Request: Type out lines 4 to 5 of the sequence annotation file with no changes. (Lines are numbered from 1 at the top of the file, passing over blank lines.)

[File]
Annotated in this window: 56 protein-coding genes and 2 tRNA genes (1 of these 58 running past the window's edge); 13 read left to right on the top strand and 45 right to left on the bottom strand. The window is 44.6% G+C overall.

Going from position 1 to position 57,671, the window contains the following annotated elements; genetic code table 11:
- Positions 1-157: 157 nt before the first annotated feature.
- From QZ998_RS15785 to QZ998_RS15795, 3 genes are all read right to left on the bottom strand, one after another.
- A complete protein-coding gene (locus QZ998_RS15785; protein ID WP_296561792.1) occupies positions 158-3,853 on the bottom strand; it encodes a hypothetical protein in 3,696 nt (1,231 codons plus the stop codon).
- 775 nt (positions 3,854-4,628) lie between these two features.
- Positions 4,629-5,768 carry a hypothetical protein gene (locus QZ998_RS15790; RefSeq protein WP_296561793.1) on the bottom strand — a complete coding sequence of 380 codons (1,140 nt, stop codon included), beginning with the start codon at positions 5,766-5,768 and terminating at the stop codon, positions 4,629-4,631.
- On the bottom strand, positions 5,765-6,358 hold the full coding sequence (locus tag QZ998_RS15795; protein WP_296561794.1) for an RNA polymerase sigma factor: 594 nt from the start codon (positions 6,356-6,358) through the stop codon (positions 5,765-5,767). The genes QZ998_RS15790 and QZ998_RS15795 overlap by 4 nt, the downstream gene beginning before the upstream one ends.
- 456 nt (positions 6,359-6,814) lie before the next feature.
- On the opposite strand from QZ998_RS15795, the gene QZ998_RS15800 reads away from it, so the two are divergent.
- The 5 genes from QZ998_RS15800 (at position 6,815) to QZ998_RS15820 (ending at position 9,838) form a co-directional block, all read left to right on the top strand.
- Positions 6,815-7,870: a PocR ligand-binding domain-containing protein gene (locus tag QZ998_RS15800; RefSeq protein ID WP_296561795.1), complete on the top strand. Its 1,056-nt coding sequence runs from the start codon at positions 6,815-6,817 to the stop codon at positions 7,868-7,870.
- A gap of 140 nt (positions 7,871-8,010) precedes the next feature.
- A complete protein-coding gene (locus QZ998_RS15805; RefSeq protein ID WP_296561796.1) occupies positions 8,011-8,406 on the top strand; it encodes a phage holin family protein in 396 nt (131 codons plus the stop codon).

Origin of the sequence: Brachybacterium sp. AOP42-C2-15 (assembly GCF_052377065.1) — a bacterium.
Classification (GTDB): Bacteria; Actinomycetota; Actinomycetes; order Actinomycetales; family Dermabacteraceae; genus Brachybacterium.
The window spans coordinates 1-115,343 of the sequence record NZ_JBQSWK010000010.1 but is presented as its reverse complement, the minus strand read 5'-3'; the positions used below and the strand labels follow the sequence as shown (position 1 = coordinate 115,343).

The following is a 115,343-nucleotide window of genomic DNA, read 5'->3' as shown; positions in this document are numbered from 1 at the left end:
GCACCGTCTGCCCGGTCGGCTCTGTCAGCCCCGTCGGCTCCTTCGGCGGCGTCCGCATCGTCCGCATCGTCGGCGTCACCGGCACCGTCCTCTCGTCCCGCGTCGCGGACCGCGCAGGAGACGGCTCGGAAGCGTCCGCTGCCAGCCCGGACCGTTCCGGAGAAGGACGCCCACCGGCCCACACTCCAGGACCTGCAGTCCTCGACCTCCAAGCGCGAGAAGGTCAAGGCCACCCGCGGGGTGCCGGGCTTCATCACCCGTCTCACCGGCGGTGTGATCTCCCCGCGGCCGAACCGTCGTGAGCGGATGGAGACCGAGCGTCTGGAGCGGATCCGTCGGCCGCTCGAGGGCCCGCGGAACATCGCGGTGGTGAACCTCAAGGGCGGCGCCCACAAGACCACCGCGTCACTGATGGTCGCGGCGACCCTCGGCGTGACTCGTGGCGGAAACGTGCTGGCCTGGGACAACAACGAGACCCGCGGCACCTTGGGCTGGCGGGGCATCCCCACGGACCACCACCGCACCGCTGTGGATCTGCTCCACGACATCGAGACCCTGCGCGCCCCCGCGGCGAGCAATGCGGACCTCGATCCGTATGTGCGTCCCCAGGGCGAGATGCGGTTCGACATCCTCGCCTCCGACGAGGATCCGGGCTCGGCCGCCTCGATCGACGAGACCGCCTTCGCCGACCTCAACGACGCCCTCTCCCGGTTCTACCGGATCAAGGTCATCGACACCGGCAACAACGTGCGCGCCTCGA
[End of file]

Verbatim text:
- From QZ998_RS15785 to QZ998_RS15795, 3 genes are all read right to left on the bottom strand, one after another.
- A complete protein-coding gene (locus QZ998_RS15785; protein ID WP_296561792.1) occupies positions 158-3,853 on the bottom strand; it encodes a hypothetical protein in 3,696 nt (1,231 codons plus the stop codon).